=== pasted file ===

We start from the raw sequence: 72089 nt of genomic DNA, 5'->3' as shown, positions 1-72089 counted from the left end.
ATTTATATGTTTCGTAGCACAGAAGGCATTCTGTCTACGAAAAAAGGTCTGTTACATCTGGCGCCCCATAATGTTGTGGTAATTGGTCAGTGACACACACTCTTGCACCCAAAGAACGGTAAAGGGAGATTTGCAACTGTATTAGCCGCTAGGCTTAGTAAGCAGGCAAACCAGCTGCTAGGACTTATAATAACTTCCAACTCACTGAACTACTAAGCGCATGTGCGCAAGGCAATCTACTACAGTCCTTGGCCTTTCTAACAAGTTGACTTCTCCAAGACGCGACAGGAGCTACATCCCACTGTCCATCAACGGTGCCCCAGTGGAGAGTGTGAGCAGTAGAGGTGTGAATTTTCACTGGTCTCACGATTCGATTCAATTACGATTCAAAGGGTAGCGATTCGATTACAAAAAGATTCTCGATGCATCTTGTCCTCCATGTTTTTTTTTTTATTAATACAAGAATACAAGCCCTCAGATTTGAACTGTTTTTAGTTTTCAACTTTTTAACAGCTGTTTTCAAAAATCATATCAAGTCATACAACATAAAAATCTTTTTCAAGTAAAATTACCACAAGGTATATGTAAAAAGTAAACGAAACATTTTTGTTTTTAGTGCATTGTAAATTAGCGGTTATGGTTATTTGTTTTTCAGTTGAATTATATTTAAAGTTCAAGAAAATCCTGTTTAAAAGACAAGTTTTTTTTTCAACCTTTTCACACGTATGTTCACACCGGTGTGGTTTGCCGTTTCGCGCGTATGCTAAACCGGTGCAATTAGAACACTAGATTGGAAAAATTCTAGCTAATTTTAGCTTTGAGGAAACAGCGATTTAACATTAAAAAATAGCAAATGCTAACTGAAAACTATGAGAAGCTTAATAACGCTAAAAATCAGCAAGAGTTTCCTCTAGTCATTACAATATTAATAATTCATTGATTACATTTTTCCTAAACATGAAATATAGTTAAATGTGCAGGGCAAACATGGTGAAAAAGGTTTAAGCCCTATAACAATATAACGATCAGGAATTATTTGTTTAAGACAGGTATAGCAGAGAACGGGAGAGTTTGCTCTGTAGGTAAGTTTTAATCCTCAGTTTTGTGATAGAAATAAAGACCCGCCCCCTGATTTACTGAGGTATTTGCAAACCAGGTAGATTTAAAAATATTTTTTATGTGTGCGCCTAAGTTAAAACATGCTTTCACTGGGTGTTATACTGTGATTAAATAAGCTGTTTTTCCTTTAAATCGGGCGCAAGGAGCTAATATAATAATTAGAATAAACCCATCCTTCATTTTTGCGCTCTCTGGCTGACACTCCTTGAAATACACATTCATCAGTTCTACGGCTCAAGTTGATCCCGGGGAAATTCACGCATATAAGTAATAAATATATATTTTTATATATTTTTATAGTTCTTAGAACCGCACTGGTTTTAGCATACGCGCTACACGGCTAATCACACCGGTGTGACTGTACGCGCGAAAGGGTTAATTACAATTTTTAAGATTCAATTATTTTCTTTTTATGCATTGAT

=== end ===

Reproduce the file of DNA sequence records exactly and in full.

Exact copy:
We start from the raw sequence: 72089 nt of genomic DNA, 5'->3' as shown, positions 1-72089 counted from the left end.
ATTTATATGTTTCGTAGCACAGAAGGCATTCTGTCTACGAAAAAAGGTCTGTTACATCTGGCGCCCCATAATGTTGTGGTAATTGGTCAGTGACACACACTCTTGCACCCAAAGAACGGTAAAGGGAGATTTGCAACTGTATTAGCCGCTAGGCTTAGTAAGCAGGCAAACCAGCTGCTAGGACTTATAATAACTTCCAACTCACTGAACTACTAAGCGCATGTGCGCAAGGCAATCTACTACAGTCCTTGGCCTTTCTAACAAGTTGACTTCTCCAAGACGCGACAGGAGCTACATCCCACTGTCCATCAACGGTGCCCCAGTGGAGAGTGTGAGCAGTAGAGGTGTGAATTTTCACTGGTCTCACGATTCGATTCAATTACGATTCAAAGGGTAGCGATTCGATTACAAAAAGATTCTCGATGCATCTTGTCCTCCATGTTTTTTTTTTTATTAATACAAGAATACAAGCCCTCAGATTTGAACTGTTTTTAGTTTTCAACTTTTTAACAGCTGTTTTCAAAAATCATATCAAGTCATACAACATAAAAATCTTTTTCAAGTAAAATTACCACAAGGTATATGTAAAAAGTAAACGAAACATTTTTGTTTTTAGTGCATTGTAAATTAGCGGTTATGGTTATTTGTTTTTCAGTTGAATTATATTTAAAGTTCAAGAAAATCCTGTTTAAAAGACAAGTTTTTTTTTCAACCTTTTCACACGTATGTTCACACCGGTGTGGTTTGCCGTTTCGCGCGTATGCTAAACCGGTGCAATTAGAACACTAGATTGGAAAAATTCTAGCTAATTTTAGCTTTGAGGAAACAGCGATTTAACATTAAAAAATAGCAAATGCTAACTGAAAACTATGAGAAGCTTAATAACGCTAAAAATCAGCAAGAGTTTCCTCTAGTCATTACAATATTAATAATTCATTGATTACATTTTTCCTAAACATGAAATATAGTTAAATGTGCAGGGCAAACATGGTGAAAAAGGTTTAAGCCCTATAACAATATAACGATCAGGAATTATTTGTTTAAGACAGGTATAGCAGAGAACGGGAGAGTTTGCTCTGTAGGTAAGTTTTAATCCTCAGTTTTGTGATAGAAATAAAGACCCGCCCCCTGATTTACTGAGGTATTTGCAAACCAGGTAGATTTAAAAATATTTTTTATGTGTGCGCCTAAGTTAAAACATGCTTTCACTGGGTGTTATACTGTGATTAAATAAGCTGTTTTTCCTTTAAATCGGGCGCAAGGAGCTAATATAATAATTAGAATAAACCCATCCTTCATTTTTGCGCTCTCTGGCTGACACTCCTTGAAATACACATTCATCAGTTCTACGGCTCAAGTTGATCCCGGGGAAATTCACGCATATAAGTAATAAATATATATTTTTATATATTTTTATAGTTCTTAGAACCGCACTGGTTTTAGCATACGCGCTACACGGCTAATCACACCGGTGTGACTGTACGCGCGAAAGGGTTAATTACAATTTTTAAGATTCAATTATTTTCTTTTTATGCATTGAT